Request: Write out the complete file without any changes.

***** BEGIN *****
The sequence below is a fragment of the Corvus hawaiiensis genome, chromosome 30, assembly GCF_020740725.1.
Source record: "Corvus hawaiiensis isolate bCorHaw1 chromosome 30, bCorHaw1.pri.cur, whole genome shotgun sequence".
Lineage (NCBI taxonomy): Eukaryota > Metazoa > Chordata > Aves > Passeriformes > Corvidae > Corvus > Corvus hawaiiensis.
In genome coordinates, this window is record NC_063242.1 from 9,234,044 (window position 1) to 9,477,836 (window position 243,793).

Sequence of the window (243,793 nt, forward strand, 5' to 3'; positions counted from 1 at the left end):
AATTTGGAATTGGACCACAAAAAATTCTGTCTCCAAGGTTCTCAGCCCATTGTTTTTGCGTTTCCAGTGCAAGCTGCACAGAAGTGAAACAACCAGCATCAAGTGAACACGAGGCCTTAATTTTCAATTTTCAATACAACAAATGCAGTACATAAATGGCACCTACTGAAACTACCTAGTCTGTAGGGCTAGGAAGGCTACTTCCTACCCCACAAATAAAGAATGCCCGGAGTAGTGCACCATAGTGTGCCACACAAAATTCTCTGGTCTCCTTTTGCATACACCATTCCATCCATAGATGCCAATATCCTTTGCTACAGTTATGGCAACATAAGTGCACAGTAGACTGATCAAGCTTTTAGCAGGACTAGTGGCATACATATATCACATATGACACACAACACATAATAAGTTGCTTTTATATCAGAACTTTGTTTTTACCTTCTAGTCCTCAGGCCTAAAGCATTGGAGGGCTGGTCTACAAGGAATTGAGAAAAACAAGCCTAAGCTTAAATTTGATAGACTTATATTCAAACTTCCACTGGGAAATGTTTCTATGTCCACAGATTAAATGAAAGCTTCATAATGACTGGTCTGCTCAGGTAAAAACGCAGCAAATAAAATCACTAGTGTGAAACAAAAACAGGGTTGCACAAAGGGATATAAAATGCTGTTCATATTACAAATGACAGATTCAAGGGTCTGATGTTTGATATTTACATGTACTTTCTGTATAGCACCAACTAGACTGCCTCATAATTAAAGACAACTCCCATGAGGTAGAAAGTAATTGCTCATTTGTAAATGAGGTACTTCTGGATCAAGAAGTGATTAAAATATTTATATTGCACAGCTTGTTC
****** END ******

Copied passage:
The sequence below is a fragment of the Corvus hawaiiensis genome, chromosome 30, assembly GCF_020740725.1.
Source record: "Corvus hawaiiensis isolate bCorHaw1 chromosome 30, bCorHaw1.pri.cur, whole genome shotgun sequence".
Lineage (NCBI taxonomy): Eukaryota > Metazoa > Chordata > Aves > Passeriformes > Corvidae > Corvus > Corvus hawaiiensis.
In genome coordinates, this window is record NC_063242.1 from 9,234,044 (window position 1) to 9,477,836 (window position 243,793).

Sequence of the window (243,793 nt, forward strand, 5' to 3'; positions counted from 1 at the left end):
AATTTGGAATTGGACCACAAAAAATTCTGTCTCCAAGGTTCTCAGCCCATTGTTTTTGCGTTTCCAGTGCAAGCTGCACAGAAGTGAAACAACCAGCATCAAGTGAACACGAGGCCTTAATTTTCAATTTTCAATACAACAAATGCAGTACATAAATGGCACCTACTGAAACTACCTAGTCTGTAGGGCTAGGAAGGCTACTTCCTACCCCACAAATAAAGAATGCCCGGAGTAGTGCACCATAGTGTGCCACACAAAATTCTCTGGTCTCCTTTTGCATACACCATTCCATCCATAGATGCCAATATCCTTTGCTACAGTTATGGCAACATAAGTGCACAGTAGACTGATCAAGCTTTTAGCAGGACTAGTGGCATACATATATCACATATGACACACAACACATAATAAGTTGCTTTTATATCAGAACTTTGTTTTTACCTTCTAGTCCTCAGGCCTAAAGCATTGGAGGGCTGGTCTACAAGGAATTGAGAAAAACAAGCCTAAGCTTAAATTTGATAGACTTATATTCAAACTTCCACTGGGAAATGTTTCTATGTCCACAGATTAAATGAAAGCTTCATAATGACTGGTCTGCTCAGGTAAAAACGCAGCAAATAAAATCACTAGTGTGAAACAAAAACAGGGTTGCACAAAGGGATATAAAATGCTGTTCATATTACAAATGACAGATTCAAGGGTCTGATGTTTGATATTTACATGTACTTTCTGTATAGCACCAACTAGACTGCCTCATAATTAAAGACAACTCCCATGAGGTAGAAAGTAATTGCTCATTTGTAAATGAGGTACTTCTGGATCAAGAAGTGATTAAAATATTTATATTGCACAGCTTGTTC